Around the same time, China also stopped licensing new games. The regulator did not start issuing licenses again until April, eight months later. It was not the first time the regulator withheld its licensing power. In 2018, licensing was suspended from March to December. Game publishers in China need a license from the National Radio and Television Administration (NRTA), the state regulator for news, print media and publications, to be listed in app stores or downloadable from their websites in the country.
The prolonged freeze has forced many Chinese game companies to downsize. Since last year, major Chinese game companies such as NetEase, Lilith, IGG and Perfect World have had to halt projects and lay off staff.
READ MORE: Chinese gaming industry downsizes as regulators suspend new gaming licenses: report
What’s next for Chinese game companies overseas?
Amid these problems, many predict another dark year at home for Chinese game companies in 2022. DataEye, a Shenzhen-based industry analyst firm, wrote in their 2021 annual report that they foresee another slow year ahead. “The domestic market will not experience major growth. 5% growth is optimistic; no growth is also likely,” the report said. Instead, they noted that “the main industry growth will most likely come from the overseas market.”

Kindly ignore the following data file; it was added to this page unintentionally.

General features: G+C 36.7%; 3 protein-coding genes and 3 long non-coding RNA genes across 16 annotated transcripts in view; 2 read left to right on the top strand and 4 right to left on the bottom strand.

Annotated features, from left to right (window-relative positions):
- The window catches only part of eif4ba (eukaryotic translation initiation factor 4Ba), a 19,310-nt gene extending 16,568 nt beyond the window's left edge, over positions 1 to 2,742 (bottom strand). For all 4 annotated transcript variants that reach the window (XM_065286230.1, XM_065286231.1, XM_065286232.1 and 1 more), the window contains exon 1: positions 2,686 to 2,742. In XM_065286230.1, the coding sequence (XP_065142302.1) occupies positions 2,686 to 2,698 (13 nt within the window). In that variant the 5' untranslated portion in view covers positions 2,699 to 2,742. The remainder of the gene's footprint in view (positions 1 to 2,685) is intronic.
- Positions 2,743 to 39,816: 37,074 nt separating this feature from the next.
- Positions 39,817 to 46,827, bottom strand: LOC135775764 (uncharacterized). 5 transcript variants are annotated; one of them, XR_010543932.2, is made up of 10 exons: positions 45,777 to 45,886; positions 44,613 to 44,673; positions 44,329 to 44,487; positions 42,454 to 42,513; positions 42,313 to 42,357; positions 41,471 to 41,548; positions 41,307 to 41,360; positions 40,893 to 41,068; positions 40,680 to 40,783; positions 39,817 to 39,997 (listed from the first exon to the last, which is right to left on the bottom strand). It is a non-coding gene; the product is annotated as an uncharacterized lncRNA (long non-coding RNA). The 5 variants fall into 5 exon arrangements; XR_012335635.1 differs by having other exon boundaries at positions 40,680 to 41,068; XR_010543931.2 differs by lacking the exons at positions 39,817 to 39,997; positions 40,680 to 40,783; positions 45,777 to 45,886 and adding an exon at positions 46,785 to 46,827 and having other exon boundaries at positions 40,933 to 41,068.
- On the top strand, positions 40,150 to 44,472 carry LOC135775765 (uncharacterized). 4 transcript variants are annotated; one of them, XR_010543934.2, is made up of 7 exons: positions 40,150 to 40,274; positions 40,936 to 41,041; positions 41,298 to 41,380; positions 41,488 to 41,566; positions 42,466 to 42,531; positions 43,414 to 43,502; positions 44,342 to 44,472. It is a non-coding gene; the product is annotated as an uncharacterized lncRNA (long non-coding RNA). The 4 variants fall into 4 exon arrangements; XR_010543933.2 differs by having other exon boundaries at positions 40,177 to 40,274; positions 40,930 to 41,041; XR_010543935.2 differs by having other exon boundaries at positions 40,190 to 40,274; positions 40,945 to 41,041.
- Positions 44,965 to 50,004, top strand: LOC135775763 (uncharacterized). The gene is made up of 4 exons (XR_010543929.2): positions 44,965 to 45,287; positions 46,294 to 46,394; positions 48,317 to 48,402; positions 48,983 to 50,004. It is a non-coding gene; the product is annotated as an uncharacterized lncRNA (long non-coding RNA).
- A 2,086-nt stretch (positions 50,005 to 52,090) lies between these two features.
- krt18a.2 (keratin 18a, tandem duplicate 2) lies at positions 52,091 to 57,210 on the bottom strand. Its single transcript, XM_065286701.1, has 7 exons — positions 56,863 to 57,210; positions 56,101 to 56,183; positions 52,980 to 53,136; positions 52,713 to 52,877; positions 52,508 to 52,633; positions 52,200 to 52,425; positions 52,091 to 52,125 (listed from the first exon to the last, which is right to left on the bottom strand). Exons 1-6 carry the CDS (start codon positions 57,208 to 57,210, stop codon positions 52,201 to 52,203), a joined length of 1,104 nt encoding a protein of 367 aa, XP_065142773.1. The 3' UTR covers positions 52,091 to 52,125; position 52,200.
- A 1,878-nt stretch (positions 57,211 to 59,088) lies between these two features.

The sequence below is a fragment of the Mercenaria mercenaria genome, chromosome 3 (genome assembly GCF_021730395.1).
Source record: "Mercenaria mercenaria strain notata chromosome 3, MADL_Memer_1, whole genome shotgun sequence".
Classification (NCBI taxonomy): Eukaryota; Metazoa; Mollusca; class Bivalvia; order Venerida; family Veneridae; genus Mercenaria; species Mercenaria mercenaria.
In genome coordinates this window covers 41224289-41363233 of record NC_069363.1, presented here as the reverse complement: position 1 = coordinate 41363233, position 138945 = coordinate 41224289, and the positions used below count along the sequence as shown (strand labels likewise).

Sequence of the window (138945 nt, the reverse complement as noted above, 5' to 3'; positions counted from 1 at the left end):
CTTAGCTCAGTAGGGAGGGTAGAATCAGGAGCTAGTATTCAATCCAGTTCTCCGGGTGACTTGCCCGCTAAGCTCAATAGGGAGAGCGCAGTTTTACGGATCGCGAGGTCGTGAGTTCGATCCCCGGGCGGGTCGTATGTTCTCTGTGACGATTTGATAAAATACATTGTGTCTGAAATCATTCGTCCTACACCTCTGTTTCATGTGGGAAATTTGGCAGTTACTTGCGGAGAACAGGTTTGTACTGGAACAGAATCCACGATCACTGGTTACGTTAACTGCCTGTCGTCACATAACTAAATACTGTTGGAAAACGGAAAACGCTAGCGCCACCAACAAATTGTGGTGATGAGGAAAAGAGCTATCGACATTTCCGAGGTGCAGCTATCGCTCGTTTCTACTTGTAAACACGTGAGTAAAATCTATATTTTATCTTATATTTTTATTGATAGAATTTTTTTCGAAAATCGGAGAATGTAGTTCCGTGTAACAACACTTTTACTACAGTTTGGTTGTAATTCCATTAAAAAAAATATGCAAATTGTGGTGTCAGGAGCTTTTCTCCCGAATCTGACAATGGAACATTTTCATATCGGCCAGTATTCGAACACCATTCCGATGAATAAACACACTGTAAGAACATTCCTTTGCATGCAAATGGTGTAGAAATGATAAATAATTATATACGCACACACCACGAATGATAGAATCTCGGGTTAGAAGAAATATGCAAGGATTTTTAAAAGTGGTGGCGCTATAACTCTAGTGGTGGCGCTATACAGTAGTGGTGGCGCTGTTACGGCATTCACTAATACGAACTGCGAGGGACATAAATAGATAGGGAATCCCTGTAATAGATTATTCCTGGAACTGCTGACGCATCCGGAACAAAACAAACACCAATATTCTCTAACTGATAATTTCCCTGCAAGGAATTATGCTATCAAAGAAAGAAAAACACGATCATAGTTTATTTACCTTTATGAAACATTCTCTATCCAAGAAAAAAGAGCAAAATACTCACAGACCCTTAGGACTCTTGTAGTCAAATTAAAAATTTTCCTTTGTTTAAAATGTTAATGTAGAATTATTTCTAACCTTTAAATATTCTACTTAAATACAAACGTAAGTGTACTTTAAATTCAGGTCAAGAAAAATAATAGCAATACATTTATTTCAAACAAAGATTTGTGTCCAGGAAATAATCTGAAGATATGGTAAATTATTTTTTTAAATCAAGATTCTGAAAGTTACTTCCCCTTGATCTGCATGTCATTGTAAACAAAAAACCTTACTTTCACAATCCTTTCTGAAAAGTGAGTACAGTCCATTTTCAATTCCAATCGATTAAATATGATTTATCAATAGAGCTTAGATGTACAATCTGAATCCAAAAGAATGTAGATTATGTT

It’s easy to see the appeal of international sales given the home image. Yet despite some major successes so far, achieving sustained growth internationally comes with its own set of challenges for Chinese game developers. There have been some surprise hits, like Chinese Parents, the crossover success of independent company Coconut Island, but for large-scale, long-term growth, a sophisticated understanding of international markets is required.
“Localization in foreign markets goes far beyond simply translating content into local languages. The key is cultural localization,” Wang Yangbin, CEO of DataEye, wrote in the company’s report. “These are issues that all major Chinese companies – Tencent, NetEase and Alibaba – and second-tier companies need to address quickly.”
How quickly they do so may well determine when and how well international markets can provide the kind of salvation that many Chinese game companies seem to seek by going overseas.